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PROJECTION

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Originally appearing in Volume V22, Page 427 of the 1911 Encyclopedia Britannica.
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PROJECTION, in mathematics. If from a fixed point S in space lines or rays be drawn to different points A, B, C, . . . in space, and if these rays are cut by a plane in points A', B', C', .. the latter are called the projections of the given points on the plane. Instead of the plane another surface may be taken, and then the points are projected to that surface instead of to a plane. In this manner any figure, plane or in space of three dimensions, may be projected to any surface from any point which is called the centre of projection. If the figure projected is in three dimensions then this projection is the same as that used in what is generally known as perspective (q.v.). In modern mathematics the word projection is often taken with a slightly different meaning, supposing that plane figures are projected into plane figures, but three-dimensional ones into three-dimensional figures. Projection in this sense, when treated by co-ordinate geometry, leads in its algebraical aspect to the theory of linear substitution and hence to the theory of invariants and co-variants (see ALGEBRAIC FORMS). In this article projection will be treated from a purely geometrical point of view. References like (G. § 87) relate to the article GEOMETRY, § Projective, in vol. xi. degrees of conviviality returning home from the ball? The whole design is notoriously full of similar incongruities, of which these are the more significant for being the most plausible. There is hardly a single work of Berlioz, except the Harold symphony and the Symphonie fantastique, in which the determination to write programme music does not frequently yield to the impulse to make singers get up and explain in words what it is all about. The climax of absurdity is in the Symphonie funebre et triomphale, written for the inauguration of the Bastille Column, and scored for an enormous military band and chorus. The first movement is a funeral march, and is not only one of Berlioz's finest pieces, but probably the greatest work ever written for a military band. The A potheose chorus is in the form of a triumphal march. Because the occasion was one on which there would be plenty of real speeches, Berlioz must needs write a connecting link called Oraison funebre, consisting of a sermon delivered by a solo trombone; presumably for use in later performances. His naive Gasconade genius prefers this to the use of the chorus! Current modern criticism demands plausibility, though it cares little for intellectual soundness: and while practically the whole of Liszt's work is professedly programme music (where it is not actually vocal) and, though there is much in it which is incomplete without external explanation, Liszt is far too " modern " to betray himself into obvious confusion between different planes of musical realism. With all his unreality of style, Liszt's symphonic poems are remarkable steps towards the attainment of a kind of instrumental music which, whether its form is dictated by a programme or not, is at any rate not that of the classical symphony. The programmes of Liszt's works have not always, perhaps not often, produced a living musical form; a form, that is, in which the rhythms and proportions are neither stiff nor nebulous. Both in breadth of design and in organization and flow, the works of Richard Strauss are as great an advance on Liszt as they are more complex in musical, realistic and autobiographical content. Being, with the exception of the latest French orchestral developments, incomparably the most important works illustrating the present state of musical transition, they have given rise to endless discussions as to the legitimacy of programme music. Such discussions are mere windmill-tilting unless it is constantly borne in mind that no artist who has anything of his own to say will ever be prevented from saying it, in the best art-forms attain-able in his day, by any scruples as to whether the antecedents of his art-forms are legitimate or not. There is only one thing that is artistically legitimate, and that is a perfect work of art. And the only thing demonstrably prejudicial to such legitimacy in .a piece of programme music is that even the most cultured of musicians generally understand music better than they under-stand anything else, while the greatest musicians know more of their art than is dreamt of in general culture. (D. F. T.)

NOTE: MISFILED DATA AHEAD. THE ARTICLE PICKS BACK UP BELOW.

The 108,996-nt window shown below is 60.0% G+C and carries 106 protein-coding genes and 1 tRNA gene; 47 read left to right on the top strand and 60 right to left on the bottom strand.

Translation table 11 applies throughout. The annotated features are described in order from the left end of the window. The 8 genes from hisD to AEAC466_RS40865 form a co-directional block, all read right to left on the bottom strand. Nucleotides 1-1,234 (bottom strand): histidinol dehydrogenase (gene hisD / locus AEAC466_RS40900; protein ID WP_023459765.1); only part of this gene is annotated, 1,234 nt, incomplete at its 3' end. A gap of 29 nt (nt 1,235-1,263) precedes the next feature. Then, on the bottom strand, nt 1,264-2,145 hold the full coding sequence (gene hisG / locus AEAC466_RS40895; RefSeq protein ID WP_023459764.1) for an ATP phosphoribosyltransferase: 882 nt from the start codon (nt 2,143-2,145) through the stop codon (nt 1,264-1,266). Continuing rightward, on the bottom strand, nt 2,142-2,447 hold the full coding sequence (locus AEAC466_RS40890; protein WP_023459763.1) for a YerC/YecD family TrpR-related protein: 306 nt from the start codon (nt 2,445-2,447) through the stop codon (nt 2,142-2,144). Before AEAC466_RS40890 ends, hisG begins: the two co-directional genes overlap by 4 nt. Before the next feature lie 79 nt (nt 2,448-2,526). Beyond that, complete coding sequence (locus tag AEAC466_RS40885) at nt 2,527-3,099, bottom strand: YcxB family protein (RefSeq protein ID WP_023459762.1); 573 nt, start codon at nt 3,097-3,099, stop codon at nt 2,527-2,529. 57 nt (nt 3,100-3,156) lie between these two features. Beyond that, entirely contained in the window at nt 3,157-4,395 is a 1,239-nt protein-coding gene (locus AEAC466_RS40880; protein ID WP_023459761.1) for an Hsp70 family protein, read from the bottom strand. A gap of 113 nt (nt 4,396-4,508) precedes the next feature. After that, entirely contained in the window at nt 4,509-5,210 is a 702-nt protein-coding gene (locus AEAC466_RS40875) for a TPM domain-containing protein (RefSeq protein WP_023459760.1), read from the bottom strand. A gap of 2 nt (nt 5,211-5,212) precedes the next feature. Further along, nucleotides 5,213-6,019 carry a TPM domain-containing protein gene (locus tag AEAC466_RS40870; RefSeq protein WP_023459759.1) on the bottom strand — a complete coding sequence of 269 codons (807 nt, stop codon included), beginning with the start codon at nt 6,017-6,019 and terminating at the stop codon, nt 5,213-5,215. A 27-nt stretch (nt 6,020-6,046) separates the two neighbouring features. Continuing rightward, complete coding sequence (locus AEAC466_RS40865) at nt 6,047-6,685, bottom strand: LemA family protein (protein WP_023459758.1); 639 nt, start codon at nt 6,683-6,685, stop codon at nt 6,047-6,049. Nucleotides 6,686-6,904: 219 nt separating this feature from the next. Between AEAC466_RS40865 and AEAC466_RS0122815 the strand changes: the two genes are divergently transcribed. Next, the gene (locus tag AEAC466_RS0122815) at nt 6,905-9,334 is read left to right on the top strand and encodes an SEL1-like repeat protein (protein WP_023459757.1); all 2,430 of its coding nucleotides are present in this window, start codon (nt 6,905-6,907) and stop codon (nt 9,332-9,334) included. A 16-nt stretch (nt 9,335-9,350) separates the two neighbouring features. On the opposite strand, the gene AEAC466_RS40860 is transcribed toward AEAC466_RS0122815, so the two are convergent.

End of Article: PROJECTION
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